#### Typical questions these algorithms can help answer:

- What's the shortest path from node A to node B?
- If we start at node A, where can we go in the graph?

What are the possible paths? - 6 degrees of separation-based questions

#### Algorithm examples:

**Feature extraction**

Feature extraction in data science can mean two things. There is the more general definition of deriving a set of features from input data, and there is a more specific definition in machine learning as a dimensionality reduction technique. I’m going with the more general definition first here, and then with the machine learning one.

**Graph metrics and properties as features**

Graph algorithms are useful analytic tools on their own, but they can also be used to extract features from the graph that can then be fed into more traditional data science techniques. For a simple example, we can run a community detection algorithm on our connected data, and then extract the found communities as a categorical variable to be used in regression analysis.

Similarly, we can extract any kind of localized graph feature associated with a node and use it in further analyses.

**Graph embeddings**

We can also use graph embeddings, similar to word embeddings like word2vec, to automatically extract graph-based features to feed into machine learning models. Mark Needham has a great article on this.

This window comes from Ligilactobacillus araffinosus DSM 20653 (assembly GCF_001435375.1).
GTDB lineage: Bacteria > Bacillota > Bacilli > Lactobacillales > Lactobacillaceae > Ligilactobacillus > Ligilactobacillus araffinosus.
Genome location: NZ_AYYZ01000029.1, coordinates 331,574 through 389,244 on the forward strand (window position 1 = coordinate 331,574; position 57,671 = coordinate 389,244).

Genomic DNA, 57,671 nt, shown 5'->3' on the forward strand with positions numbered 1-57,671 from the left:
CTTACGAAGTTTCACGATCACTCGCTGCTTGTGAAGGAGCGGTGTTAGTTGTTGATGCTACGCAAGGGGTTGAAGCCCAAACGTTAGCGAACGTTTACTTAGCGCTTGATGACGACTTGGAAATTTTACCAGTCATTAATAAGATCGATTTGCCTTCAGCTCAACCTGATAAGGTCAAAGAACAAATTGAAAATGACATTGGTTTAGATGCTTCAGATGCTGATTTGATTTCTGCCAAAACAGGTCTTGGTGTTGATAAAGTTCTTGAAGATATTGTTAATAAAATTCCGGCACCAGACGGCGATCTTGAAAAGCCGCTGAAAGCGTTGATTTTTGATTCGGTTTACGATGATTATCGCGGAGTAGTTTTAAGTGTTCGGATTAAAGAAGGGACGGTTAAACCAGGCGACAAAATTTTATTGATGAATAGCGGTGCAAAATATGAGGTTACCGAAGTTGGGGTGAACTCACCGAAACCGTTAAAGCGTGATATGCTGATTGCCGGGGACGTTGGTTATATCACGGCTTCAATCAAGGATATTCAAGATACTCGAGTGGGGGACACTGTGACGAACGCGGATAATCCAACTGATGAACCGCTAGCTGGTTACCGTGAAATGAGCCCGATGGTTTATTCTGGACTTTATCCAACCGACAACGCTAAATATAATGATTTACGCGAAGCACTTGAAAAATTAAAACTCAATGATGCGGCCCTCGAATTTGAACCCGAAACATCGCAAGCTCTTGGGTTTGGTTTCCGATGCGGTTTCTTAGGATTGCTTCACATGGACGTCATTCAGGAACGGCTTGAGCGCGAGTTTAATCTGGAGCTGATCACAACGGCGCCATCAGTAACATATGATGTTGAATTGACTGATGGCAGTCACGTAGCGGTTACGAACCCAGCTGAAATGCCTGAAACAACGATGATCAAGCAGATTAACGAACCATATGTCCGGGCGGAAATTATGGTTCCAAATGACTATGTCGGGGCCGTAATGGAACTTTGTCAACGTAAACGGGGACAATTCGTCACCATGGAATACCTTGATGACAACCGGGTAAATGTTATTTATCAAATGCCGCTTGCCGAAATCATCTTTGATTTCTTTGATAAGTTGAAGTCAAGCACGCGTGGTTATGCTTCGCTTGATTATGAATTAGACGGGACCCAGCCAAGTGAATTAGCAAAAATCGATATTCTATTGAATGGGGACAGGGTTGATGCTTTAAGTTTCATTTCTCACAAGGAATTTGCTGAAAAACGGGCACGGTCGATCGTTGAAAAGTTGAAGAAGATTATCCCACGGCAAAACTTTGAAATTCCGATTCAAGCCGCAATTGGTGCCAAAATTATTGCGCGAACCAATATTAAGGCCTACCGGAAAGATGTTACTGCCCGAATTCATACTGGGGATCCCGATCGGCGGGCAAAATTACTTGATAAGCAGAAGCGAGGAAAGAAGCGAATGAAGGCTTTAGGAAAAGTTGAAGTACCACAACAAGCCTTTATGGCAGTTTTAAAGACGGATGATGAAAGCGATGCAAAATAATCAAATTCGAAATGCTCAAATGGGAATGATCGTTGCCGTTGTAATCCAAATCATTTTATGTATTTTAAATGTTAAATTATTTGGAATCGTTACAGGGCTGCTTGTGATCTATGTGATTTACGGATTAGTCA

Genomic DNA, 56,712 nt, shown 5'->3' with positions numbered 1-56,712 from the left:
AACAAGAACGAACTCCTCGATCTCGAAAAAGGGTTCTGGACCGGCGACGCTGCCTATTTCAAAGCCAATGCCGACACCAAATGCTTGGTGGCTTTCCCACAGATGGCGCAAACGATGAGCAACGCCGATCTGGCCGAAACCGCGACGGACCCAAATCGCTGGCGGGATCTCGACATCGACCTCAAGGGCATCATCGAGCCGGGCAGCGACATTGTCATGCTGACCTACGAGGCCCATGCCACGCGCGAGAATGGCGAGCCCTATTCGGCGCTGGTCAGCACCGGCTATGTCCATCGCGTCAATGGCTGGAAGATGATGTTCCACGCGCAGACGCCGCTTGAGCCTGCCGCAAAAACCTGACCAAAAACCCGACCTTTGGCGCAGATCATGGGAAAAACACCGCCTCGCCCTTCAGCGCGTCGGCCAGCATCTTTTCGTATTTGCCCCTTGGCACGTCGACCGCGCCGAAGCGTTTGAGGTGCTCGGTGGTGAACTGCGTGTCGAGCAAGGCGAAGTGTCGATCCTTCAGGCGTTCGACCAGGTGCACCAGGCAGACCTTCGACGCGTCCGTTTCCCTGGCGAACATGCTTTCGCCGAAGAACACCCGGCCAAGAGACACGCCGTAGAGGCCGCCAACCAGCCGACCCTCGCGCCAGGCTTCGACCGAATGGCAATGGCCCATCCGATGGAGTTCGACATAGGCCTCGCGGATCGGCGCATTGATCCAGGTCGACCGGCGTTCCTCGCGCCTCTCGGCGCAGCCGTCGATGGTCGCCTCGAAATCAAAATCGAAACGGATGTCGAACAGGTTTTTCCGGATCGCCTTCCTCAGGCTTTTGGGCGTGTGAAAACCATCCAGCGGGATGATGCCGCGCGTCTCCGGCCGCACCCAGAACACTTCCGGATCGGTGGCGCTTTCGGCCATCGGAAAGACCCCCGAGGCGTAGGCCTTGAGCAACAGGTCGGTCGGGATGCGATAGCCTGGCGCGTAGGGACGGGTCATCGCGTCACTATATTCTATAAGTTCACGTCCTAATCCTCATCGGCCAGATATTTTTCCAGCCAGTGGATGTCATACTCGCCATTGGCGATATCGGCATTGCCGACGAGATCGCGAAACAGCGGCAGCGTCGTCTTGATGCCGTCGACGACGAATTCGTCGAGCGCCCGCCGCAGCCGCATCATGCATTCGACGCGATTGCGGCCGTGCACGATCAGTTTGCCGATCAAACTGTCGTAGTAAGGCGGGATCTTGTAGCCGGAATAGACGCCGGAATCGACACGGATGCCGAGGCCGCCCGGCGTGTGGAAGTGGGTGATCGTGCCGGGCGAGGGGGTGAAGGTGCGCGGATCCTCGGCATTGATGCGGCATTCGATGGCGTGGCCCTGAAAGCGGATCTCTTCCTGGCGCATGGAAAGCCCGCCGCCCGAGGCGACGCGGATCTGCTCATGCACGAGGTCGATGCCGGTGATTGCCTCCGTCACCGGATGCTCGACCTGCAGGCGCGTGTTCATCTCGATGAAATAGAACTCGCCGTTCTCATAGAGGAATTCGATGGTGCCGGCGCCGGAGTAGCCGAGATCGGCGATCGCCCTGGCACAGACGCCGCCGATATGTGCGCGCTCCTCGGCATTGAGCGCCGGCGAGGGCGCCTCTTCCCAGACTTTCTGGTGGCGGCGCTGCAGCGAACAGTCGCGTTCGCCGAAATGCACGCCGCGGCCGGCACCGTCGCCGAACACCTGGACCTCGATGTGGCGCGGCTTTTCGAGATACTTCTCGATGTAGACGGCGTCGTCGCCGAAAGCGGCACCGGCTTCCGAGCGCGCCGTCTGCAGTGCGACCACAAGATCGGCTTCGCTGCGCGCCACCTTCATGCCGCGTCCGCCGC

**Neo4j resources for data scientists**

- GraphGists: explore sample graph data projects
- Community forum
- Graph algorithms docs
- Neo4j’s youtube channel has lots of tutorials and conference/webinar recordings

- For data scientists working with customer journey data, I highly recommend this overview of graph-based customer journey analytics!

- For data scientists working with customer journey data, I highly recommend this overview of graph-based customer journey analytics!

Graph analysis is possibly the single most effective competitive differentiator for organizations pursuing data-driven operations and decisions.

- Gartner Research